Engineering cultural fitness

In general, I tend to read books that are quite closely related to my research (Joe Henrich’s The Secret of Our Success is on my desk, nothing surprising there) or ones – generally fiction – that have nothing to do with it (Station Eleven and Americanah are both half-read on my kindle, waiting for better times). More rarely I try to delve into academic essays on subjects I am only half familiar with, but I might plan to do it more in the future. In fact I just had a very nice surprise with Addiction by Design. Machine Gambling in Las Vegas written by MIT anthropologist Natasha Dow Schüll.

Beside some – probably mandatory for an anthropologist – references to Foucault, Derrida, & co. scattered here and there, the book makes for a terrific reading. “Addiction by design” is a result of a long term ethnography among machine gamblers in Las Vegas. You get to meet people that spend a big part of their life (and certainly the majority of their savings) playing video pokers or electronic slot-machines, a world almost completely unknown to me. Their stories and their, usually extremely lucid, considerations on their addiction are worth the reading, but what made me think to write this post are the first two sections of the book, where Dow Schüll explores how the addiction is carefully engineered by designers, programmers, and psychologists working for the producers of the machines and for the casinos, at an astonishing level of detail.


Everything inside a casino, from sounds to temperature, or to the fact that windows are absent and corridors are usually maze-like (both to accentuate the sensation of separation from the “outside world”) is the result of careful planning and experimentation. The most interesting bit, however, is the functioning of the machines themselves and, in particular, how the appearance of electronic slot machines opened new possibilities of tickling players’ psychology.

Old slot machines were mechanical devices with limited space for engineering. For example, for the machine being valuable (by the casino point of view…), the amount of the highest jackpot needed to be lower than the number of “spaces” for symbols powered to the number of reels (that’s the probability that one particular combination of symbols will appear). A machine with three reels and twenty-two spaces for symbols – the standard – could not offer a jackpot higher than 10,648 (i.e. 22*22*22) times the coin played. Of course, the higher the jackpot the bigger the appeal, but, at the same time, players were suspicious of machines with more reels or more symbols, as they intuitively grasped that the probability to win were lower. Electronic slot machines brilliantly solved this problem, as reels became virtual and the need of a physical mapping disappeared: now a particular “lucky” symbol could be programmed to appear with any desired lower probability, increasing the jackpot indefinitely.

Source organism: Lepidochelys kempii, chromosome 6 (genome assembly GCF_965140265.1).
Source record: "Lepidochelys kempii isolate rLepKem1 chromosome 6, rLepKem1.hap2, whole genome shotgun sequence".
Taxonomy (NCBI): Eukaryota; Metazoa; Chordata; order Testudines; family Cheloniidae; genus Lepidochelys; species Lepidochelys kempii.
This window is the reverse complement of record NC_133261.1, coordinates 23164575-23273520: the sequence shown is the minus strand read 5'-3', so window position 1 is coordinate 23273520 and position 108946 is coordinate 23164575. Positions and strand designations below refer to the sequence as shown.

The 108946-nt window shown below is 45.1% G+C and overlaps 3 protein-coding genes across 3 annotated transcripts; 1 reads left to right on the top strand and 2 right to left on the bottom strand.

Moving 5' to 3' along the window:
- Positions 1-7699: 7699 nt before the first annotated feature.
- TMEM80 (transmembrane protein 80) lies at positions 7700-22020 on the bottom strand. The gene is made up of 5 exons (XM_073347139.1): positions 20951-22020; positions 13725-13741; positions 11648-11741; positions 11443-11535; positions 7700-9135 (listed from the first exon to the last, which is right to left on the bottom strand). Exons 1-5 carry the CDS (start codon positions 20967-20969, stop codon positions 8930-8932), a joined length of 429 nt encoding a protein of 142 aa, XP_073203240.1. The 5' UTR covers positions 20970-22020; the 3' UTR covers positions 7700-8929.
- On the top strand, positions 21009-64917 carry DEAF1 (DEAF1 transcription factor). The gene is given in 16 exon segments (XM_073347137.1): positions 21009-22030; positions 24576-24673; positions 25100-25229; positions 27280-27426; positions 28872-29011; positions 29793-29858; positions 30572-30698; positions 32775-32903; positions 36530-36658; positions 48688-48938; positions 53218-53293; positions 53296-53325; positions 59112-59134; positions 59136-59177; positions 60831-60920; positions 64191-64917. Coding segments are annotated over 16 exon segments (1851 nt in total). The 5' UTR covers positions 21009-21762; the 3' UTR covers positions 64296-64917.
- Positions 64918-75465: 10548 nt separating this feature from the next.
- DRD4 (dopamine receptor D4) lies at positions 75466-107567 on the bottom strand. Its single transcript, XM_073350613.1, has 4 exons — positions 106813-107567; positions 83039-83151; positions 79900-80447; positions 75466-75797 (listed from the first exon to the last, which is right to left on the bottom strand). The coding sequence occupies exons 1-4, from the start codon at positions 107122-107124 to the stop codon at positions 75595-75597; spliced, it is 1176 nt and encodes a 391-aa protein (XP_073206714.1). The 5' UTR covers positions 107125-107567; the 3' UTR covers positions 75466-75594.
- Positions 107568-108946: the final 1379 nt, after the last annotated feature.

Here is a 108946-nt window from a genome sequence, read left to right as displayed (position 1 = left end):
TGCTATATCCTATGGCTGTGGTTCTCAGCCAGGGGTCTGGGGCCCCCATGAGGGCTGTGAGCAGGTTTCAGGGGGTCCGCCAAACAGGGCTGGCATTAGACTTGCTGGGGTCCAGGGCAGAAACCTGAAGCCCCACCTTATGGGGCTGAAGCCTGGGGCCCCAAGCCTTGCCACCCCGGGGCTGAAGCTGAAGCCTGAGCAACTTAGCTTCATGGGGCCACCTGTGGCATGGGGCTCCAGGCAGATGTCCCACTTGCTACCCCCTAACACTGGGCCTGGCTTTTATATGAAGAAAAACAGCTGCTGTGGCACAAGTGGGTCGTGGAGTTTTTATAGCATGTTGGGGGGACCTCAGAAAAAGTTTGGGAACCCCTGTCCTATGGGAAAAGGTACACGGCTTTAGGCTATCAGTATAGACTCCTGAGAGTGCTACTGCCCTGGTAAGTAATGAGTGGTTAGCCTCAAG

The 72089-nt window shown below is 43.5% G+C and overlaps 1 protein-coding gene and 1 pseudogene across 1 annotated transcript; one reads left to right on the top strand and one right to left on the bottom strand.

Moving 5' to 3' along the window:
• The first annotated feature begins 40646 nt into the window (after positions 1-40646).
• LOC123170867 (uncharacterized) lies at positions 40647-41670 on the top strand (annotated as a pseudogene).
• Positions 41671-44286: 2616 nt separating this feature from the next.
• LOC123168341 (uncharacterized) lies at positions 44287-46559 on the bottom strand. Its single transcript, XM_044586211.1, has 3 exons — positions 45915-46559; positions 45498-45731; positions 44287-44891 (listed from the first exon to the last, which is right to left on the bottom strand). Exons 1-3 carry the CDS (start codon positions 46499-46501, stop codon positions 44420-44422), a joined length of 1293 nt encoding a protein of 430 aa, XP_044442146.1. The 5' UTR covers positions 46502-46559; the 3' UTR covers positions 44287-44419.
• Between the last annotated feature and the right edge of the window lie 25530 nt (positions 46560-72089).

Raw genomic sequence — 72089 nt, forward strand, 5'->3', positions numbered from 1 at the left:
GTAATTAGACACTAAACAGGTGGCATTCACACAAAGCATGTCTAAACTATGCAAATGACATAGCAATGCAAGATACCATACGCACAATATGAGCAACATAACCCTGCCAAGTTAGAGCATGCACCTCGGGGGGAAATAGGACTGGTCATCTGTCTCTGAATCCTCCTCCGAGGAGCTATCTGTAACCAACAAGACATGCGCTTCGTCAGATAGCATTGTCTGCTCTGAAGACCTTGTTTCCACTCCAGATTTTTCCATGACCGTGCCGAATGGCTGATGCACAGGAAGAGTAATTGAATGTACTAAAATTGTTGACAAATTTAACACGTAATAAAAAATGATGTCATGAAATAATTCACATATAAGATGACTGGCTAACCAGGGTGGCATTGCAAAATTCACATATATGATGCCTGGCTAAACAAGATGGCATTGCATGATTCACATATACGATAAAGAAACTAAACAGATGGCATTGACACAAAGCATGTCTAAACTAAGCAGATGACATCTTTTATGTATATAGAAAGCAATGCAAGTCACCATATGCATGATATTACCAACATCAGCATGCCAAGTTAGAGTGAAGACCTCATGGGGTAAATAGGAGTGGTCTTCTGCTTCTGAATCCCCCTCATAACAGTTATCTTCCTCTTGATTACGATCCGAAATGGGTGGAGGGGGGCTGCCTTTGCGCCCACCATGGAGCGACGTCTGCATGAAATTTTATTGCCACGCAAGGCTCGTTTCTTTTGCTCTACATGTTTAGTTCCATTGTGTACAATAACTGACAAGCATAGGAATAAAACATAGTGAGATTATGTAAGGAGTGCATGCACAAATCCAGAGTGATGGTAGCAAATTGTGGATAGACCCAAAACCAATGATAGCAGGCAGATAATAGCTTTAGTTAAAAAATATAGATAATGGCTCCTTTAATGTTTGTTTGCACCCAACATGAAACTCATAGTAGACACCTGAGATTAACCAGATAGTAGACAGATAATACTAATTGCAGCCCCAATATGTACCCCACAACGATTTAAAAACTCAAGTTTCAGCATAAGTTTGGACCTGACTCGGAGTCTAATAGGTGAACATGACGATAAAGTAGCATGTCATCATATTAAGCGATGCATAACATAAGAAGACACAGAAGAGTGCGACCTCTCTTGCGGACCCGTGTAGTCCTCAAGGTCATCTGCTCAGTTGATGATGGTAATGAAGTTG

Another trick made possible by electronic slot machines was to disproportionately augment the appearance of quasi-wins, that is, the presence of lucky symbols just below, or just above, the actual – usually not winning – central sequence. It is pretty clear why this would not be possible in a mechanical device, and how this intuitively appeals, again, to the psychology of players. Of course, one can gather data on the time and the money spent by players, and optimise the probability of quasi-wins in the machine, as too many of them can have the opposite effect, and produce a frustrating experience.

A last example concerns the fact that producers of machines discovered that usual players, which are their main target, prefer steady and small wins to rare and high ones (even though, as said above, these need to be possible and the higher the better). In other words, their goal is not to get rich and go to Maldives (this was my naive image of casino players), but to play the longest possible, having continuos small reinforcements, or, as Dow Schüll calls it, staying the longest in the zone. This led to the proliferation of machines with multiple lines and several possibilities of winning (see the example below, the Millionaire’s Lane Slot, with 20 different “lines” where the player can win). In fact, the minimum possible bet decreased with time for slot-machines, but now it can be multiplied, as in the example, through several lines, producing a continuos series of small wins.


All this made me think to recent discussions I had about the concept of cultural fitness. Slot machines are explicitly engineered, and their success depends to their appeal to psychological factors. These factors are independent, to a large extent, to cultural dynamics. Slot machines that, with the same number of reels and symbols (or that make the players believe it), offer an higher jackpot are more successful that slot machines offering a lower jackpot. This is due to “external” psychological factors: the explanation is not circular (if all this sounds very mysterious, please have a look here). “Addiction by design”- or a large part of it – can be read as a thorough investigation on how cultural fitness is carefully programmed, in a very specific case.


2 thoughts on “Engineering cultural fitness

  1. This is often referred to as “memetic engineering”. Most students of cultural evolution in academia don’t seem to have looked at this very much so far. There has been a curious bias in the field towards studying ancient history – and how culture influenced human evolution long ago via gene-meme coevolution. By contrast, deliberative engineering of both genes and memes has become more prominent in modern times. With memetic engineering, there isn’t so much of a gene-meme coevolution story to tell – since most of the action is in the cultural domain and, to a first approximation, human genes serve as a static background.

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